It was in the year yuvan, which we were passing through for the first time in our life, when skanda freed us from the vile dasyu who was tailing us for a while. In the city of the great dancers our eyes fell upon a remarkable paper on the library racks – the upper Semliki valley harpoons of Zaire (today DR of Congo). Having read it and made some notes we stumbled out taking a eastern route through the wooded track. ST joined us but we were so engrossed in the thought of what we had read that we did not converse with her for a while. What so striking about all this?
For a while it had been supposed that anatomically modern Homo sapiens appeared in Africa sometime between 130-100 Kya. Between 130-60 Kya Africa is dominated by what are known as Middle Stone Age (MSA) technologies. By around 40 Kya there is a notable technological shift observed in certain parts of Africa, with a new microlithic technologies, the preparation of bone tools and the use of ostrich eggshell beads (something still used by the bushmen of the Kalahari). These technologies are termed the Later Stone Age (LSA). In western Eurasia and Central Asia we see the middle Paleolithic Mousterian stone tool technology dominate till around 35 Kya. Here, somewhere between 40-30 Kya we see the emergence of the prismatic blade cores, bone and horn tools, advanced fire places, ornaments, and symbolic art. By 30 Kya these features start dominating, marking the transition to the late Paleolithic. At least in West Asia and Europe this transition seems to have been coeval with the rise of Homo sapiens and the decline of Homo neanderthalensis. In India the situation is very murky due to limited data. However, we know that around 80-70 Kya we have MSA technologies resembling those seen in Africa. It is believed that in India from around 30 Kya a gradual replacement of MSA technologies with more LSA-like technologies happened as opposed to the more abrupt transitions elsewhere (However, this contention is based on limited data). It was against this background that the Semliki valley bone harpoons were striking – they were dated to around 90 Kya, squarely within the African MSA. Such barbed weapons were to be found in Ishango in DR of Congo and also Tsodilo Hills in Botswana only 60 Kys later. In Europe such barbed tools are only 14 Ky old. Thus, despite anatomically modern Homo sapiens apparently existing in Africa by the time of these tools, nothing comparable to this type of tool-making is seen in Africa or elsewhere for a long. So here we have an unusually precocious record of modernity from the MSA of Africa, which does not temporally correlate the emergence of advanced technology elsewhere.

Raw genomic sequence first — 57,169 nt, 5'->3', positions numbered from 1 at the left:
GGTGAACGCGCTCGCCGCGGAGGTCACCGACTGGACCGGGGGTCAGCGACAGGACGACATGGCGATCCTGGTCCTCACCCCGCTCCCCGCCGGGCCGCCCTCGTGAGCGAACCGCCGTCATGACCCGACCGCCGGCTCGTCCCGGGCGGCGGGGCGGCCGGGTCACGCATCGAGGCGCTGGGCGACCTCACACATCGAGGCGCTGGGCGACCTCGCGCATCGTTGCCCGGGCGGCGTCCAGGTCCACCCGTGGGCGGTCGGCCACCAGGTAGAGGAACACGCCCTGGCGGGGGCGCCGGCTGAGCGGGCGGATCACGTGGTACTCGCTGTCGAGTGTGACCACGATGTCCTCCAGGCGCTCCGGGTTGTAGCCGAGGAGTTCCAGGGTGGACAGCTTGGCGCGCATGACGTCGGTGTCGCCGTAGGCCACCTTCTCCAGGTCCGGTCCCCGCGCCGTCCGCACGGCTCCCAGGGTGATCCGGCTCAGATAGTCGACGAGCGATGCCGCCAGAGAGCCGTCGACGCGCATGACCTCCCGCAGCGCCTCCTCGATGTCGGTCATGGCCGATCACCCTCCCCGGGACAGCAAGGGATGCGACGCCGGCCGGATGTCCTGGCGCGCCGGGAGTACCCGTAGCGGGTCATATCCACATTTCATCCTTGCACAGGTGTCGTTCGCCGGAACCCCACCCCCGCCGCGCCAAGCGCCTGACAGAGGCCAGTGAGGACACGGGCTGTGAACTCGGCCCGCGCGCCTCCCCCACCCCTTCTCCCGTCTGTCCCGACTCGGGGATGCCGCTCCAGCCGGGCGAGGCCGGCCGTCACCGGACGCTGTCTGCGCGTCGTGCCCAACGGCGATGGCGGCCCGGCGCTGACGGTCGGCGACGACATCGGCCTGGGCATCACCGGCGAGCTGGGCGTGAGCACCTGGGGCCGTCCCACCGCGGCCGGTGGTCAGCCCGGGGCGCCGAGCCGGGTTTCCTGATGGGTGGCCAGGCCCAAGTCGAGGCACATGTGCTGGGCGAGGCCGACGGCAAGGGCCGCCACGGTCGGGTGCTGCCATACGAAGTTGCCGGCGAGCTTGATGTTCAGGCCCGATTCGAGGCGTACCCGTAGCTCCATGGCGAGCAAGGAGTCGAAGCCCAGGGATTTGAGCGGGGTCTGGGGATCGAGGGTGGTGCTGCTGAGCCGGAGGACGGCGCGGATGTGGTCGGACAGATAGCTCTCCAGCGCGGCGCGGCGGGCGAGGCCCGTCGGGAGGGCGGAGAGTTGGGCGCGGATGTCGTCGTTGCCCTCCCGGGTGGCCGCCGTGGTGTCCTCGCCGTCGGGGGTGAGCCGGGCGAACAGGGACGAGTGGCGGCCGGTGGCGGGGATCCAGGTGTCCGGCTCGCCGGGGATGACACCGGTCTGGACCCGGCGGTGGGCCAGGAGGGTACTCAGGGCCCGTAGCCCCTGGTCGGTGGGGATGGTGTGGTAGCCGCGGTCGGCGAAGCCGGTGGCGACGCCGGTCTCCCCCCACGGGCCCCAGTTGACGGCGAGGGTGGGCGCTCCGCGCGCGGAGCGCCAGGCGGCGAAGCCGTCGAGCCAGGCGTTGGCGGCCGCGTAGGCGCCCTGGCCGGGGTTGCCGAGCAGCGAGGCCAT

The related harpoons from more than 60 Kys later (thus a LSA site from ~26 Kya), found at Ishango, DR of Congo, in the same general region of Africa, points to a certain continuity with the earlier MSA technology over a rather long period of time. Along with these tools de Heinzelin recovered remains belonging to at least 9 humans – while rather fragmentary there are some well-preserved mandibles, femora and other bones. A recent study of these bones, so far only reported in abstract form, finds evidence for archaic features in them, i.e. morphological elements typical of representatives of Homo prior anatomically modern H.sapiens (AMHs). Thus, as late as 26 Kya we still have evidence for possible inter-breeding between more archaic Homo coexisting with AMHs. While this report is still preliminary, we have a rather well-worked out study by Stringer, Harvati and colleagues that looks at the LSA remains dating to about 11-16 Kya from Iwo Eleru, Nigeria. This partial skeleton, includes a calvaria, mandible and fragmentary postcranial remains and is accompanied by LSA artefacts and charcoal dating to 11.2 Kya (consistent with the bone’s date). Strikingly, the calvaria of this individual had features that resembled archaic fossil Homo represented by skulls such as Omo1/2 (195-200 Kya, Ethiopia), Saccopastore 1 a primitive Neanderthal-like skull (100-130 Kya, Italy) and Ngandong, i.e. the Solo man or a Homo erectus-like skull (>143 Kya, Java). A principal component analysis of calvarial landmarks including the Iwo Eleru human shows that it groups outside the cluster of modern and almost all Upper Paleolithic humans and shows affinities with Homo heidelbergensis and Homo neanderthalensis. Thus, it is rather notable that as late as 11-12 Kya in Southern Nigeria there were individuals who still retained archaic features that were present in representatives of Homo more than 150,000 years before that time. This is the remarkable archaism of Africa that appears to go alongside with the precocious modernity note above. For a while we have felt that in the vast continent of Africa there should be signs of interbreeding between Homo of archaic and modern aspect resulting in hybrid morphologies. These remains do seem to point in that direction and suggest that the so called AMHs and archaic Homo have been diverging and them merging again, never fully isolated from each other.